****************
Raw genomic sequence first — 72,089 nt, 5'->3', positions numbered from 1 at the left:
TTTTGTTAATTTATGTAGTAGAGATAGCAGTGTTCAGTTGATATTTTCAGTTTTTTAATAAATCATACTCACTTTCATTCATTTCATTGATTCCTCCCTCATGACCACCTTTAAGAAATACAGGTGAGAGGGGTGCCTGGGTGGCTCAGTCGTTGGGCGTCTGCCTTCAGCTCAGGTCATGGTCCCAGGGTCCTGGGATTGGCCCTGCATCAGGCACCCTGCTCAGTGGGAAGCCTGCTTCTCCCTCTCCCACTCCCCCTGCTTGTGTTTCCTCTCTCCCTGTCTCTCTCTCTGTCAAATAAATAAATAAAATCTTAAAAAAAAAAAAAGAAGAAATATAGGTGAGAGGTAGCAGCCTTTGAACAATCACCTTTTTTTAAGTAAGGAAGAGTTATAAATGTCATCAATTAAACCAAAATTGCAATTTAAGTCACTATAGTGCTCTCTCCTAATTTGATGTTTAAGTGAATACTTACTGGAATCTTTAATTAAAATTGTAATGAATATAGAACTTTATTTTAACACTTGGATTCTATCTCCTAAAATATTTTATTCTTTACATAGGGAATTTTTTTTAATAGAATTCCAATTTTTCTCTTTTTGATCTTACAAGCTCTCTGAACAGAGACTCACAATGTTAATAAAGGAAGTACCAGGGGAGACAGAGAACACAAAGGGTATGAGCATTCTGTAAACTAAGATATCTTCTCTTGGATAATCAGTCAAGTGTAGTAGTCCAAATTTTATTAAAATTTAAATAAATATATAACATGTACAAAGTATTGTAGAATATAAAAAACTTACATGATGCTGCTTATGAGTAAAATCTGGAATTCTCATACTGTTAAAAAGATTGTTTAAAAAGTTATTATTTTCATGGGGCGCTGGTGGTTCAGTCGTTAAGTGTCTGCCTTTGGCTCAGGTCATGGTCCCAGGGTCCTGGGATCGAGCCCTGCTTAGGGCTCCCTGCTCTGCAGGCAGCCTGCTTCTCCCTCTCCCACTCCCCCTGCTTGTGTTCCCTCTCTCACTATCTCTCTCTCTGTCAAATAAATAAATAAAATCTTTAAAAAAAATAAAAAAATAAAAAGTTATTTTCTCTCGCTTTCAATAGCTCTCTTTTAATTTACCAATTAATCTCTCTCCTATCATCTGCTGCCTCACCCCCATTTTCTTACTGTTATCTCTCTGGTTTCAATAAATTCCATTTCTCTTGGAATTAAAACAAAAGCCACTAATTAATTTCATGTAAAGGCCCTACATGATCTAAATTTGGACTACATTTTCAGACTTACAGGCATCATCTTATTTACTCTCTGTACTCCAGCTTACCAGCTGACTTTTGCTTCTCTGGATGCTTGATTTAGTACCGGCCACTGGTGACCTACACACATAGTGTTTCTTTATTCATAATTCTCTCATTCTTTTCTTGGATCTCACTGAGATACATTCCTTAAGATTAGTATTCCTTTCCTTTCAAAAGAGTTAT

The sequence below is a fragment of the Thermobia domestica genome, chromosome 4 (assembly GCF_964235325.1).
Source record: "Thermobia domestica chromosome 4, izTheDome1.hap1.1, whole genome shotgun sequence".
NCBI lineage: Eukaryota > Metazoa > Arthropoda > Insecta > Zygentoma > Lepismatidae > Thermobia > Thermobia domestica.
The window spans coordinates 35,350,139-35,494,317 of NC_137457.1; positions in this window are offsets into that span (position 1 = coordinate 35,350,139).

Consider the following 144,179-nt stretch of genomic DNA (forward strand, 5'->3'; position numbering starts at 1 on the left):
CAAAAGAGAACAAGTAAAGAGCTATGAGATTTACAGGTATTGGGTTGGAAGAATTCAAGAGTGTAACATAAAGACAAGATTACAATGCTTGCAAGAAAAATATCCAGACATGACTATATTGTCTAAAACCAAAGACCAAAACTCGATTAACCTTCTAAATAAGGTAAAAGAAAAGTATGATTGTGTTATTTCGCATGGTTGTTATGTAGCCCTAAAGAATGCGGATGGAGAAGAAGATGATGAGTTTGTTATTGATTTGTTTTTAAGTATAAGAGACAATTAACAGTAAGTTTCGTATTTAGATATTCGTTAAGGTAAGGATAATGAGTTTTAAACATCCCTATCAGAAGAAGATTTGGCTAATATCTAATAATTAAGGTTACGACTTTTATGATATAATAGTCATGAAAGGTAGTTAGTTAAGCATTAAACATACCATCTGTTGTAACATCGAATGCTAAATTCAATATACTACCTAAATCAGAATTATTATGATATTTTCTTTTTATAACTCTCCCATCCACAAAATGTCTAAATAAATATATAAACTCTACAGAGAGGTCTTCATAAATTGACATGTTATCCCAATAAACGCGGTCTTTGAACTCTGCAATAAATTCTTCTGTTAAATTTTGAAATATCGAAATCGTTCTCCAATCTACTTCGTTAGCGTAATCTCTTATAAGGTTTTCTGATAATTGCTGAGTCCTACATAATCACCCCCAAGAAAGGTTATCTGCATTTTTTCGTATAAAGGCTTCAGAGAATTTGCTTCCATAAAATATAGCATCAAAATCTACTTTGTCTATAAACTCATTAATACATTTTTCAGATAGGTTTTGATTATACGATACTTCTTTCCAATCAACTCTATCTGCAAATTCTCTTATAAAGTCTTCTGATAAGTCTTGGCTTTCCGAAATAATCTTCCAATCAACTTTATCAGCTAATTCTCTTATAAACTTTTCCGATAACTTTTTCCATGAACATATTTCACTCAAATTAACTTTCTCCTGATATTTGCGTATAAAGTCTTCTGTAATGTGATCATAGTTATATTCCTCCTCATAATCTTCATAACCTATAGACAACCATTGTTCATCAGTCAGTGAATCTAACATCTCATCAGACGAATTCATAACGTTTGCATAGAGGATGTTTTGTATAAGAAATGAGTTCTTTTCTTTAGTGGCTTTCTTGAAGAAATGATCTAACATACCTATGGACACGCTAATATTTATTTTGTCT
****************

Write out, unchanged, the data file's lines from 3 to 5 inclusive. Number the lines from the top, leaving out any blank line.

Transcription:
The sequence below is a fragment of the Thermobia domestica genome, chromosome 4 (assembly GCF_964235325.1).
Source record: "Thermobia domestica chromosome 4, izTheDome1.hap1.1, whole genome shotgun sequence".
NCBI lineage: Eukaryota > Metazoa > Arthropoda > Insecta > Zygentoma > Lepismatidae > Thermobia > Thermobia domestica.